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rigid knee and pole vector (6 posts)

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  1. pataz

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    Posted 6 years ago
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    Hi Javier, and every body.

    The question I have might appear to you as very silly, but well, it is like that. I am professor of 3D in the unique university that gives animation in Costa Rica. Since in this very little country 3D animation is quite new, there is really nobody with true knowledge, with some exceptions of course. Anyway, nobody knows how to rig well, and despite the fact it is very not my speciality, I have to explain some rigging basics to my students.

    And this my question: I showed my students how to rig a knee with the pole vector control, and also how to rig a rigid knee, like Javier do in his pdf tut. But some of my students decided to do it easier: They don't even care about the pole vector, they just let the ik handle as it is, and they put a Twist attribute on the foot Ctrl. And, as far as I've seen, the knee follows the direction of the foot without the need of any constrain, and the twist attribute works well too. Seeing this, I can't answer correctly to the correction: why do we need a pole vector?

    You will certainly find an obvious answer to this, please releive me!
    thanks

    Sarah

  2. Javier "Goosh" Solsona (admin)

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    Posted 6 years ago
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    Hey Sarah

    You can certainly use a twist attribute. Depending how it's setup it can work fairly well. Also, depending how it's setup you can get the knee to flip when the character is placed in certain poses.

    The pole vector gives you a nice visual representation where the knee should be aiming.

    There is no "one" way to rig. There are tons of good solutions out there. And often one, is not necessarily better than another.

    Hope that helps

    Javier

  3. BrianKenny

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    Posted 6 years ago
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    Using the twist is the method taught by the Cg Toolkit book: Art of Rigging Volume 1

    I personally prefer this method over Pole Vectors myself. Though with adjustments on either setup, both of these can be used to accomplish the same thing. End of the day, depends on what the animator wants to use: attribute slider or physical object to control knee.

    That being said, some problems can occur when the leg joints are angled (which is 99% of the time, only test legs are aligned strait on the Y axis)

    These problems can be overcome in various ways but the default setup in Art of Rigging can cause the following effects in a normal human biped rig:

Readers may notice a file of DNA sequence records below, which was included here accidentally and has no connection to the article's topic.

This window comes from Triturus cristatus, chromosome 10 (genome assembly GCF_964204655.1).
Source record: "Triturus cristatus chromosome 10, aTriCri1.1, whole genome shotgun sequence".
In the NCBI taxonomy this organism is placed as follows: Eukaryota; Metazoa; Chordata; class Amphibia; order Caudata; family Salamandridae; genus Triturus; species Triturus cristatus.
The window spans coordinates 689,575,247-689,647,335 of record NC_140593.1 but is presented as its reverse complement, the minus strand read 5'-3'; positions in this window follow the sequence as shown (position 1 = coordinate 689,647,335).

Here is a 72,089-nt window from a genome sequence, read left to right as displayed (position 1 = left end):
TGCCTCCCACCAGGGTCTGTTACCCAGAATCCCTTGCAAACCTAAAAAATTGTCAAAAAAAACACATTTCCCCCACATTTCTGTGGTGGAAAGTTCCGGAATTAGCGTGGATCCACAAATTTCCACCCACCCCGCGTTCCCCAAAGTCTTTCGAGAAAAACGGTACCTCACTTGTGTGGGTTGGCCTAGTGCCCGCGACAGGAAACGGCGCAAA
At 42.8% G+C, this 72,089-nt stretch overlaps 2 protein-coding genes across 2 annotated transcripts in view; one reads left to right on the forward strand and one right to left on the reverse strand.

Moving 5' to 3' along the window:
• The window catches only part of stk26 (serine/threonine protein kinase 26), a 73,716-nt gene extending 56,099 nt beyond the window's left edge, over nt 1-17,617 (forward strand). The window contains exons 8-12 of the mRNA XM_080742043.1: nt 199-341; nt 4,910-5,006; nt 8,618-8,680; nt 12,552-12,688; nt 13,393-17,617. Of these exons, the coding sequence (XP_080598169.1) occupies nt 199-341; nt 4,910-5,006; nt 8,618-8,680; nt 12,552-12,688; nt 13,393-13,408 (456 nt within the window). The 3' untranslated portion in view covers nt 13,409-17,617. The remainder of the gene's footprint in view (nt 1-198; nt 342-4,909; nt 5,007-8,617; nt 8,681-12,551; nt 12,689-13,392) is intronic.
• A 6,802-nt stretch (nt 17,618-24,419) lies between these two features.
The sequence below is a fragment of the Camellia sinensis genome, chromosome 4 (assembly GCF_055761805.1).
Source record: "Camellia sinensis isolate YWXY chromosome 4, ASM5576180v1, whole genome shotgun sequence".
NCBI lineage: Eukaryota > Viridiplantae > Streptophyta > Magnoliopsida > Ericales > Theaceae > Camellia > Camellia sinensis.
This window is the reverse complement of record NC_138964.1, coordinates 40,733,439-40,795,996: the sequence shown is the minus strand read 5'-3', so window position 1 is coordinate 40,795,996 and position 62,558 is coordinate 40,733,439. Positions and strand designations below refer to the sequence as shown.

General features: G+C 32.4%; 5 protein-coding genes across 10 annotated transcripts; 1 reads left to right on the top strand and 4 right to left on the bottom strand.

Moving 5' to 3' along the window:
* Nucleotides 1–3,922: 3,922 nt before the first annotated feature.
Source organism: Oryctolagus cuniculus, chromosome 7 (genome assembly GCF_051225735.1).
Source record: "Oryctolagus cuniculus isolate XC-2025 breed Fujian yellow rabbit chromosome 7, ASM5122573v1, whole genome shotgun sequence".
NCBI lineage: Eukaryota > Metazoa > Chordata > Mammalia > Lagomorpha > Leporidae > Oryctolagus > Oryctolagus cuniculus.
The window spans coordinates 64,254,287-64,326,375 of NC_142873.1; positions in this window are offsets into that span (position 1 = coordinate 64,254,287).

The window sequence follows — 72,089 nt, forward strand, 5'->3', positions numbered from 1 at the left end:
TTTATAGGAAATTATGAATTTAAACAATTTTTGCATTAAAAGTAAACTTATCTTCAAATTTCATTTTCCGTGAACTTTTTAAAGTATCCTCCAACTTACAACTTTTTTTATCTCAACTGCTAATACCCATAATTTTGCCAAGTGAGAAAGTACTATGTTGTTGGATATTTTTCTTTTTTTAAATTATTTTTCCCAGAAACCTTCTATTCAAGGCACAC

Basic setup zeroes out the Pole Vector values on the IK, causing the knee to shift. Solution: make a duplicate of the leg so you know its original position and can readjust the twist leg to match after setup is done.
    The knee can wobble slightly when rotating the foot joints in a reverse foot setup. Solution for stopping this varies on skeleton.

    By default it follows the knee but sometimes you can actually not want that. Might want to give your students a slight challenge of being able to blend that affect on and off through another custom attribute.

    Once those issues are addressed then, yes, I personally like the twist setup better than pole vectors. Though those can also be adjusted to also have the knee follow or not follow the foot control.

  4. pataz

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    Posted 6 years ago
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    Thank you very much for your answers!!! I thing I get it... but know I still don't get 1 thing: What so I win doing the rigid knee of Javier's tutorial? It has the same twist attribute, and knee follows the foot, but constraining the pole vector to the hip... That is the part I don't understand. Why constrain the pole vector if, at the end, we will only use the twist attribute?

  5. Javier "Goosh" Solsona (admin)

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    Posted 6 years ago
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    Ok.. it's been a looong long time.. But I think that technique is to stabilize the system a bit more. I think it makes it more robust and less prone to break when putting the character in extreme poses.

    I wouldn't be surprised if there are better techniques out there now or even better IK solvers

    J

  6. pataz

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    Posted 6 years ago
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    ok ok. That's what I wanted to know. Thank you very much.

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